This holds true today, and it unsettles us as digital marketers. The utopian message that underpins our industry is that everything is measurable, with Google AdWords the gold standard bearer in this regard. Le Bon’s statement is a truism that haunts Facebook, which offers a new form of engagement between consumers and brands, but has been plagued by measurement scandals of late.Google’s great success has always been in that accurate measurement of actions, and the easily calculable positive ROI that CMOs crave.Facebook brings that paradox inherent in the quotes from Le Bon and Bernays back to the fore in our industry, as it simply isn’t sufficient to measure actions alone on Facebook.

Why have we strayed from campaigns designed to shape emotion?
In digital marketing – particularly in search – the truth is that we have never really aimed to shape emotions in our audiences.We understand that emotion is an important driver, but it lends itself more readily to what some dismiss as ‘fluffy metrics’.Therefore, this lies outside the realm of the cold, hard numbers that we take to represent the ineluctable truth of campaign success or failure.This makes sense, placed in context.As a direct response mechanism, search comes into play once the work to shape emotions has already been done.To be successful,we need to make optimal use of those efforts (TV campaigns, for example), or make up for branding shortfalls, to maximize sales.

The challenge of measuring emotion online
Leaving aside the ongoing battle between Facebook and Google over data ownership, notably the difficulties in sharing data across their reporting platforms, the fact of the matter is that we will never be comparing apples to apples when we assess these two rivals.Put simply, the most successful Facebook campaigns manage to shape emotions through great creative, and drive actions through intelligent targeting.Applying a rational framework to an irrational interaction will inevitably and invariably come up short, but it’s the best we have.Measuring the subconscious is an undeniably complex task,but it is of pressing significance as brand spend slowly permeates its way into digital channels.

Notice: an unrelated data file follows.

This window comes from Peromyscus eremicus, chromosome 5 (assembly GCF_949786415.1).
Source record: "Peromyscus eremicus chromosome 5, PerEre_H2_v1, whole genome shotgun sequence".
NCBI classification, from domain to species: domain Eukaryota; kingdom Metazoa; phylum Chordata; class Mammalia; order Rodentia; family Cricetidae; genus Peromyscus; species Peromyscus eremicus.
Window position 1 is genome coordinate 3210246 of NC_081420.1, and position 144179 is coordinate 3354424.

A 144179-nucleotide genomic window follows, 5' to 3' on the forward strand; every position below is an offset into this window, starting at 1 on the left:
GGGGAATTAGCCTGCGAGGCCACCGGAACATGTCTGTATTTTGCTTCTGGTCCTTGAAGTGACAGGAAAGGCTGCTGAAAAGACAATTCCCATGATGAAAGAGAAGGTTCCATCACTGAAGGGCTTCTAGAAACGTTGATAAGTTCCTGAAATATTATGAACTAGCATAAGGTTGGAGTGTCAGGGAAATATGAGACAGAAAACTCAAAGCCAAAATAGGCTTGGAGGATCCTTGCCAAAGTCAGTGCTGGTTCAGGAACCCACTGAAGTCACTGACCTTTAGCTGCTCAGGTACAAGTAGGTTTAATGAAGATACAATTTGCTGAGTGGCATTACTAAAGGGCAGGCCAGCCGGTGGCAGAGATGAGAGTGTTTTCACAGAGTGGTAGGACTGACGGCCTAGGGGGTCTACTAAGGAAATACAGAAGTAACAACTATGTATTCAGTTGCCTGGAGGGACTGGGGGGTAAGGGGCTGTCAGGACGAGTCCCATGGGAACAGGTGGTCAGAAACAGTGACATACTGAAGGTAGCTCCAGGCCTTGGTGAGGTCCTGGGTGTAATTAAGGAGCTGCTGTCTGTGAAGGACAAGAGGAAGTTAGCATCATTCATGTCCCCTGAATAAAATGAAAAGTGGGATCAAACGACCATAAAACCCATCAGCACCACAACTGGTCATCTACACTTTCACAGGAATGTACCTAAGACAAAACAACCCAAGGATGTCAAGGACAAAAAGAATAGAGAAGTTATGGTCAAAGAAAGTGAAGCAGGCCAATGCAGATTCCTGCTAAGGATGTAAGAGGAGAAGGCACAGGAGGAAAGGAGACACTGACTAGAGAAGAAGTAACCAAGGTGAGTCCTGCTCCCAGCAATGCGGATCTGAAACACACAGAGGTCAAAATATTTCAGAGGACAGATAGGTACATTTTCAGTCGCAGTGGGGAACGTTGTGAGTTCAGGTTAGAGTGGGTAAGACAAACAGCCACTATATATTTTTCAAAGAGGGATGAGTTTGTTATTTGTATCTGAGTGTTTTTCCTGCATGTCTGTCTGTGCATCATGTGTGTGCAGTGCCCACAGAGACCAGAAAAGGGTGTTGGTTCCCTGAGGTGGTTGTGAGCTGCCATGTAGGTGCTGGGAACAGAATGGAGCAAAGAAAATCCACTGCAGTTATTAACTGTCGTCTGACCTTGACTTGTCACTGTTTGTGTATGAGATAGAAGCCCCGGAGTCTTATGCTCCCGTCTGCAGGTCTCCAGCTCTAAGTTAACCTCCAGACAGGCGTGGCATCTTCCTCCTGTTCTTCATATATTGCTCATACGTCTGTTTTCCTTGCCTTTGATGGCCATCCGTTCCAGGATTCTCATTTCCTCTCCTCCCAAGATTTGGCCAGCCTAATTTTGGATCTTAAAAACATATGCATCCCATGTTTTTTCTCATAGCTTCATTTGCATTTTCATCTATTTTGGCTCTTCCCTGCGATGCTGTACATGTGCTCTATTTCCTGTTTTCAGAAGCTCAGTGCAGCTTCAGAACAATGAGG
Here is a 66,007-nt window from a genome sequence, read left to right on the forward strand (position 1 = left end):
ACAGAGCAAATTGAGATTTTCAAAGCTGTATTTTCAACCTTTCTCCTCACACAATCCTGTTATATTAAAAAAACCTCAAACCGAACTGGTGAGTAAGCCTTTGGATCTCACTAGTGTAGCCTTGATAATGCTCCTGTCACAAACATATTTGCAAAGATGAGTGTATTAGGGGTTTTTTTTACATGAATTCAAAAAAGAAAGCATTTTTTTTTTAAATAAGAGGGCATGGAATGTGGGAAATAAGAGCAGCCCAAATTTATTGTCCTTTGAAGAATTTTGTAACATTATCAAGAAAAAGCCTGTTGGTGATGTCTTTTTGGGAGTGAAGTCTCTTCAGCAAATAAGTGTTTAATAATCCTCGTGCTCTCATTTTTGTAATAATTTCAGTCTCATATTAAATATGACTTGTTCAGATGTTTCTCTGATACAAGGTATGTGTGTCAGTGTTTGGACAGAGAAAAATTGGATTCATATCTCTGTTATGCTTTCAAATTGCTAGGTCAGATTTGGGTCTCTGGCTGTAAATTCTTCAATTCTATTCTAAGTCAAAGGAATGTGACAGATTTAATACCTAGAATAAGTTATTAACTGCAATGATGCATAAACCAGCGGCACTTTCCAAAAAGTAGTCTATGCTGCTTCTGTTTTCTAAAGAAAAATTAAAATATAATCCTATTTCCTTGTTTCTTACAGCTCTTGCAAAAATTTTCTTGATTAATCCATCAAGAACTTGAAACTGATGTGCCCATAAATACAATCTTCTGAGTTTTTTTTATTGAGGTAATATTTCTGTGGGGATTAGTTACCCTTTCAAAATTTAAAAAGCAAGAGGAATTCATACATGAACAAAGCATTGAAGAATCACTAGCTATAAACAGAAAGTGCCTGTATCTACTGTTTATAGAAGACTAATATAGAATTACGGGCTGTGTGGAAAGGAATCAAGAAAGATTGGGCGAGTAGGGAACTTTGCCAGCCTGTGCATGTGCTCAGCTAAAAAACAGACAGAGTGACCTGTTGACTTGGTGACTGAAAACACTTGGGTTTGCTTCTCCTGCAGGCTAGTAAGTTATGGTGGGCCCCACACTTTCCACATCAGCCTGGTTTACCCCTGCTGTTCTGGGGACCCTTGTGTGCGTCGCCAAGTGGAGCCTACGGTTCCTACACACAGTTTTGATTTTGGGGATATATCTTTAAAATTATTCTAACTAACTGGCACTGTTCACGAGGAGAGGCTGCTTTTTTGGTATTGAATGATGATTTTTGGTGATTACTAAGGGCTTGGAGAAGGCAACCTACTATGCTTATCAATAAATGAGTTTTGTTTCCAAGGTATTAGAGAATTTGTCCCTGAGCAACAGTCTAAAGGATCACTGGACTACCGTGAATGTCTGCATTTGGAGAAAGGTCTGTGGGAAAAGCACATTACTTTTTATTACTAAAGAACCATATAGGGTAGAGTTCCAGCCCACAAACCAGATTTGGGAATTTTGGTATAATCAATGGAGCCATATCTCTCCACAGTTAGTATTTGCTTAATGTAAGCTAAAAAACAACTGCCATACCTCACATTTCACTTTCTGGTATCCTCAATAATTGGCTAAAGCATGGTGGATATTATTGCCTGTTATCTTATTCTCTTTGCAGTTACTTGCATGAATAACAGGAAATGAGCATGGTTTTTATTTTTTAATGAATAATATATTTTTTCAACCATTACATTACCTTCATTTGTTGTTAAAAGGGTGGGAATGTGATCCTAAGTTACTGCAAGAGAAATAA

How are the tech giants approaching this?
The approaches taken by Google, Apple and Facebook fall broadly into two camps: biometrics and neuroscience.Progress has been swifter in the former camp, but we should not surmise from these advancements that biometrics alone will provide the answers we seek.Biometrics techniques measure physical characteristics (pupil dilation and facial expressions, for example), while neuroscience is the study of brain functions and patterns of brain activity.Both tasks are Herculean, but the big tech companies are more likely to make notable gains with biometrics in the short-term.

Google and ‘Satisfaction Value’
This is a crudely-drawn example, and perhaps reflects how far Google still have to go in this field, but it is a mixture of exciting and disconcerting.Google has termed this metric ‘satisfaction value’, and the measurement of facial expressions will no doubt be viewed in some quarters as overly intrusive.Biometric measurement is just phase one, of course.Facial expressions are limited and open to interpretation, so Google and its rivals will be looking for a further level of confirmation before using this as conclusive evidence.Neuroscience may ultimately provide the answers to the eternal questions of what really drives people to take actions, but this field understandably will take longer to arrive at those conclusions.

From emotion to action, from action to habit
That is an alluring prospect and is one that allow our industry to develop significantly, with the possibilities for click fraud reduced and the rewards for useful content increased.For now, it would be fair to surmise that digital marketers do not refuse to acknowledge the role of emotion in driving actions; it is rather the case that we have made a rod for our own back by insisting on themeasurability of everything we do.Until emotion becomes measurable as a contributor towards improved performance, this area may remain an untapped source of creative inspiration.However, with the collective might of Google, Facebook and Apple, fed by the hastening effect fierce competition has on progress, we may soon enter a fascinating and illuminating era for digital marketing.The culmination of this process could ultimately see us deliver on the goal of measuring the motives which have, thus far, escaped our observation.

Source:Searchenginewatch

Peter Zmijewski is the founder and CEO at KeywordSpy.His expert knowledge on Internet Marketing practices and techniques has earned him the title “Internet Marketing Guru“ He is also an innovator, investor and entrepreneur widely recognized by the top players in the industry.